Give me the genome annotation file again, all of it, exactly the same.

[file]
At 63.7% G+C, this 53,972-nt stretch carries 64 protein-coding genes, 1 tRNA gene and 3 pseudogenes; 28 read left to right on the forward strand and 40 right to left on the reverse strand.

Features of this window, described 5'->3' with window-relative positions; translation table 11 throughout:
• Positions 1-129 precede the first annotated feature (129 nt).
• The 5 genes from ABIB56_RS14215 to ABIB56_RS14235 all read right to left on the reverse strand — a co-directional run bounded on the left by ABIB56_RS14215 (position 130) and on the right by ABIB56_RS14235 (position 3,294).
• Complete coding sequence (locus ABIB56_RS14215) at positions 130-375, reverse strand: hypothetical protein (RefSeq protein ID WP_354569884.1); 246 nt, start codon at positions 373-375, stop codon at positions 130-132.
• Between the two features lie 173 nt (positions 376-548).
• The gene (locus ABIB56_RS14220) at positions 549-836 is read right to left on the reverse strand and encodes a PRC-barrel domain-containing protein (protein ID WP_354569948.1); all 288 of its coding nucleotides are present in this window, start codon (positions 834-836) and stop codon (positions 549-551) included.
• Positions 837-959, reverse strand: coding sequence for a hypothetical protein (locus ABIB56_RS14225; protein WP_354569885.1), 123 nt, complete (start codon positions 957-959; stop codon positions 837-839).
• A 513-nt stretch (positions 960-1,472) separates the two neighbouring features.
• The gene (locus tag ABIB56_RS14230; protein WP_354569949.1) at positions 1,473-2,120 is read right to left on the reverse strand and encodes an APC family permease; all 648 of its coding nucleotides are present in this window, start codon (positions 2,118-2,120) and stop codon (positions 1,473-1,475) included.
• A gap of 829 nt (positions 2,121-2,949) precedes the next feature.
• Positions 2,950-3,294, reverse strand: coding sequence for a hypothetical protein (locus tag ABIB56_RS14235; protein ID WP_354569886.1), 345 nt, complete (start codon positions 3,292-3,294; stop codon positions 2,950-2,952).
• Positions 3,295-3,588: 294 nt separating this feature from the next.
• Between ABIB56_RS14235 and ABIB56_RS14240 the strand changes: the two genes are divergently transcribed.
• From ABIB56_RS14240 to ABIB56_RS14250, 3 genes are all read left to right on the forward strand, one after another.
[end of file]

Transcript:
At 63.7% G+C, this 53,972-nt stretch carries 64 protein-coding genes, 1 tRNA gene and 3 pseudogenes; 28 read left to right on the forward strand and 40 right to left on the reverse strand.

Features of this window, described 5'->3' with window-relative positions; translation table 11 throughout:
• Positions 1-129 precede the first annotated feature (129 nt).
• The 5 genes from ABIB56_RS14215 to ABIB56_RS14235 all read right to left on the reverse strand — a co-directional run bounded on the left by ABIB56_RS14215 (position 130) and on the right by ABIB56_RS14235 (position 3,294).
• Complete coding sequence (locus ABIB56_RS14215) at positions 130-375, reverse strand: hypothetical protein (RefSeq protein ID WP_354569884.1); 246 nt, start codon at positions 373-375, stop codon at positions 130-132.
• Between the two features lie 173 nt (positions 376-548).
• The gene (locus ABIB56_RS14220) at positions 549-836 is read right to left on the reverse strand and encodes a PRC-barrel domain-containing protein (protein ID WP_354569948.1); all 288 of its coding nucleotides are present in this window, start codon (positions 834-836) and stop codon (positions 549-551) included.
• Positions 837-959, reverse strand: coding sequence for a hypothetical protein (locus ABIB56_RS14225; protein WP_354569885.1), 123 nt, complete (start codon positions 957-959; stop codon positions 837-839).
• A 513-nt stretch (positions 960-1,472) separates the two neighbouring features.
• The gene (locus tag ABIB56_RS14230; protein WP_354569949.1) at positions 1,473-2,120 is read right to left on the reverse strand and encodes an APC family permease; all 648 of its coding nucleotides are present in this window, start codon (positions 2,118-2,120) and stop codon (positions 1,473-1,475) included.
• A gap of 829 nt (positions 2,121-2,949) precedes the next feature.
• Positions 2,950-3,294, reverse strand: coding sequence for a hypothetical protein (locus tag ABIB56_RS14235; protein ID WP_354569886.1), 345 nt, complete (start codon positions 3,292-3,294; stop codon positions 2,950-2,952).
• Positions 3,295-3,588: 294 nt separating this feature from the next.
• Between ABIB56_RS14235 and ABIB56_RS14240 the strand changes: the two genes are divergently transcribed.
• From ABIB56_RS14240 to ABIB56_RS14250, 3 genes are all read left to right on the forward strand, one after another.